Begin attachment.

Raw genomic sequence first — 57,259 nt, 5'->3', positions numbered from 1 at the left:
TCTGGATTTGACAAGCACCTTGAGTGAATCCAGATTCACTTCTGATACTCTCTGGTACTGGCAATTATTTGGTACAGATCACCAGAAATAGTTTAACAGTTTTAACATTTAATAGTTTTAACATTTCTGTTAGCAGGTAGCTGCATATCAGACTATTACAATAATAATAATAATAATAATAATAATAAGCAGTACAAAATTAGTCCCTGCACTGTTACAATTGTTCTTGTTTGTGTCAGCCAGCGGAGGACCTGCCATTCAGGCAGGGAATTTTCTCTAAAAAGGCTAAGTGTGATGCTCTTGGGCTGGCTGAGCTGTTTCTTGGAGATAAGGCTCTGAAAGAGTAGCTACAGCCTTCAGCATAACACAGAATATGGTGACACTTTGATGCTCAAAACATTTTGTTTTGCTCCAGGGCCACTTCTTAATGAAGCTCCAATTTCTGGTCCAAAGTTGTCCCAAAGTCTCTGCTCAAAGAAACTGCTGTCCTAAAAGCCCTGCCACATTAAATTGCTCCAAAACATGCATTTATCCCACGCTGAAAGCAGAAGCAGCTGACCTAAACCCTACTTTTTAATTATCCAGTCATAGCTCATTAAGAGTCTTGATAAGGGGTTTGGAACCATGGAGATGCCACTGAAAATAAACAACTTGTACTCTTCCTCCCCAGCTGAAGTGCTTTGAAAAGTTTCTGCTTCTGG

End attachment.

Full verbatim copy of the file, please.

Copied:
Raw genomic sequence first — 57,259 nt, 5'->3', positions numbered from 1 at the left:
TCTGGATTTGACAAGCACCTTGAGTGAATCCAGATTCACTTCTGATACTCTCTGGTACTGGCAATTATTTGGTACAGATCACCAGAAATAGTTTAACAGTTTTAACATTTAATAGTTTTAACATTTCTGTTAGCAGGTAGCTGCATATCAGACTATTACAATAATAATAATAATAATAATAATAATAAGCAGTACAAAATTAGTCCCTGCACTGTTACAATTGTTCTTGTTTGTGTCAGCCAGCGGAGGACCTGCCATTCAGGCAGGGAATTTTCTCTAAAAAGGCTAAGTGTGATGCTCTTGGGCTGGCTGAGCTGTTTCTTGGAGATAAGGCTCTGAAAGAGTAGCTACAGCCTTCAGCATAACACAGAATATGGTGACACTTTGATGCTCAAAACATTTTGTTTTGCTCCAGGGCCACTTCTTAATGAAGCTCCAATTTCTGGTCCAAAGTTGTCCCAAAGTCTCTGCTCAAAGAAACTGCTGTCCTAAAAGCCCTGCCACATTAAATTGCTCCAAAACATGCATTTATCCCACGCTGAAAGCAGAAGCAGCTGACCTAAACCCTACTTTTTAATTATCCAGTCATAGCTCATTAAGAGTCTTGATAAGGGGTTTGGAACCATGGAGATGCCACTGAAAATAAACAACTTGTACTCTTCCTCCCCAGCTGAAGTGCTTTGAAAAGTTTCTGCTTCTGG